California employees should be aware that the Equal Employment Opportunity Commission announced on July 15 that discrimination against employees for their gender or sexual orientation is illegal. In fact, the ruling indicated that discrimination against transgender, gay, lesbian or bisexual individuals was illegal under the 1964 Civil Rights Act, even though sexual orientation was not highlighted under Title VII.

In order for an employee to argue that they were discriminated against in the workplace, a gender or sex-based component would still need to be present. One of the examples that was cited by the EEOC involved a woman who was suspended from her work for having a picture of her wife on her desk. Her male coworker was allowed to keep a picture of his wife on his desk and did not receive any disciplinary action.

This ruling contradicted what some U.S. federal courts have decided in the past. The previous decisions argued that protection against discrimination for gender or sexual orientation was not speciifically enumerated in Title VII. In general, EEOC rulings do often have influence when it comes to the courts.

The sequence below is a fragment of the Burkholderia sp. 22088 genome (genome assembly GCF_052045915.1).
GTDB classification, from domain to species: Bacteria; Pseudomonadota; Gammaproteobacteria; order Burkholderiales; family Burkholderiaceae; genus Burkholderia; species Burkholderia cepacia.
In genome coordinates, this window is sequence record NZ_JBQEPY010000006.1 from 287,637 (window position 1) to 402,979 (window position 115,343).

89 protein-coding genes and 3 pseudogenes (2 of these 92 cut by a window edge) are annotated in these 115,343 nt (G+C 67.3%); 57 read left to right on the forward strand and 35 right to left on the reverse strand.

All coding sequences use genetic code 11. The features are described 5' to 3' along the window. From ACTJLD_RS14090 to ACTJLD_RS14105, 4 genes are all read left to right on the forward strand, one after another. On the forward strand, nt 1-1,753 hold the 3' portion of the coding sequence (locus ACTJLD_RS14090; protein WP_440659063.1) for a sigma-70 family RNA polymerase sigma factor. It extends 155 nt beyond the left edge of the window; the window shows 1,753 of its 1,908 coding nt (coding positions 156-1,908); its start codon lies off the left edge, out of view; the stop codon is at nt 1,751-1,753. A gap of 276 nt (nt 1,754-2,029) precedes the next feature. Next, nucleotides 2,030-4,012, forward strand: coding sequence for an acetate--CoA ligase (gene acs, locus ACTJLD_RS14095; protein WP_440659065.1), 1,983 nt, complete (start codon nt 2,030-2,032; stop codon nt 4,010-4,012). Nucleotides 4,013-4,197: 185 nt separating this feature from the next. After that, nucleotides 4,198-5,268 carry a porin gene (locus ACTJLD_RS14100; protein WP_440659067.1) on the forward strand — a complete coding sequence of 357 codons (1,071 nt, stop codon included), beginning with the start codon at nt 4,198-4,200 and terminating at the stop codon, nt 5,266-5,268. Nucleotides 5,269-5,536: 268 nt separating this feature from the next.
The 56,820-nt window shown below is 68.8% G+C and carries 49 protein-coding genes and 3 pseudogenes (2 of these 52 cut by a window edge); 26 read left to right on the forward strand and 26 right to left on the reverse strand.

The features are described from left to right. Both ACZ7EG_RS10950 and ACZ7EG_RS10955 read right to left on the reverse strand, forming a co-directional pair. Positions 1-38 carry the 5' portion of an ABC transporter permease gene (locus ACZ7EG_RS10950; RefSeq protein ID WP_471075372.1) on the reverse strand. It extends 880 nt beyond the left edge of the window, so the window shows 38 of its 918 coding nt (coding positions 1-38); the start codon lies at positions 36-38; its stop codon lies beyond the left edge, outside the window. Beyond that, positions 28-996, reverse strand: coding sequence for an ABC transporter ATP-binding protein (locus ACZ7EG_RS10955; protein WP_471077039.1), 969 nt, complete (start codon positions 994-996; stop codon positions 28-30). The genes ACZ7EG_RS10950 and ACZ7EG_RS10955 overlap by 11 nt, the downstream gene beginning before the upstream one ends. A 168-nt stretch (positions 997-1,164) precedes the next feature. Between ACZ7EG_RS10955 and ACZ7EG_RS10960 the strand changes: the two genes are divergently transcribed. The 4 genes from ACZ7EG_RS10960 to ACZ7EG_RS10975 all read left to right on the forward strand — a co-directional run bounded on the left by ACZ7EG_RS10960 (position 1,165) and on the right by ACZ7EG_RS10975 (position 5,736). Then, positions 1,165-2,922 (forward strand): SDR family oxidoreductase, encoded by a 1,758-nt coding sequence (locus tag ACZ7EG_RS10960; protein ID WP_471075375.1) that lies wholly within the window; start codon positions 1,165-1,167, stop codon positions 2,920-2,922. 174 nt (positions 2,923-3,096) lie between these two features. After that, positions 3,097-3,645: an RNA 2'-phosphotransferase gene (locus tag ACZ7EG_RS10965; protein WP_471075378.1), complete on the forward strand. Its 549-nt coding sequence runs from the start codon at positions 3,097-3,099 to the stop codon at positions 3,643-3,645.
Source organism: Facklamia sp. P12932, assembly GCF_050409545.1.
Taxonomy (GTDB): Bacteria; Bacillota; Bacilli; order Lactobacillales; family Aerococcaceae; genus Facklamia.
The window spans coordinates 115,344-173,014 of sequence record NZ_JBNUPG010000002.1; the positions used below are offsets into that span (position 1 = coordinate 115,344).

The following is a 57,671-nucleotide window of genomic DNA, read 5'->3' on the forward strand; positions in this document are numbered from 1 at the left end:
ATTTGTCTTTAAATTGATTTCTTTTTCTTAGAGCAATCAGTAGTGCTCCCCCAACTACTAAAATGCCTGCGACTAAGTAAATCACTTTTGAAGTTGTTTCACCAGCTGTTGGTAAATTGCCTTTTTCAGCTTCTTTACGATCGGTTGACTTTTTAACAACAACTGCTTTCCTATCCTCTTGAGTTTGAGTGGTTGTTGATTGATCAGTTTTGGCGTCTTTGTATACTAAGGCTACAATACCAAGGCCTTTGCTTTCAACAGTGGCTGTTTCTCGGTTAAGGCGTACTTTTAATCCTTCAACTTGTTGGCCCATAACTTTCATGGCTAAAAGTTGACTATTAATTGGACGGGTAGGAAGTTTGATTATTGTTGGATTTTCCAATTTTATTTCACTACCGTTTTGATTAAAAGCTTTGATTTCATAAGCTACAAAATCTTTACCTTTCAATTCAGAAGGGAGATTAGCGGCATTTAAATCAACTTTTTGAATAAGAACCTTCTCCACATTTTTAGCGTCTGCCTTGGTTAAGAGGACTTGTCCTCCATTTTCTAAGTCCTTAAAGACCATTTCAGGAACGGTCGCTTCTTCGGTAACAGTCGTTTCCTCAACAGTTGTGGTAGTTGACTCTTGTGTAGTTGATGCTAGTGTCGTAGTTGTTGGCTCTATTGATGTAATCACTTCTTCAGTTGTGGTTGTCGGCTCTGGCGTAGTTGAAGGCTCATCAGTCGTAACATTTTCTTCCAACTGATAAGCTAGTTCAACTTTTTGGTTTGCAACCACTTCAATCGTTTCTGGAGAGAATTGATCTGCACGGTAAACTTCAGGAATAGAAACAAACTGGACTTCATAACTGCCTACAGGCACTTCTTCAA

In the state of California, it is illegal for employers to discriminate against employees due to their sexual orientation or gender. If employees have faced sexual orientation discrimination while working and it affected their ability to move forward in their career or caused them emotional distress, an attorney may assist them with filing a claim with the appropriate agency. In some cases, the attorney may use evidence that includes any emails, text messages or conversations that may indicate that the employee’s sexual orientation or gender resulted in retaliation or a wrongful termination.

Source: Findlaw.com, “Sexual Orientation Discrimination in the Workplace“, July 19, 2015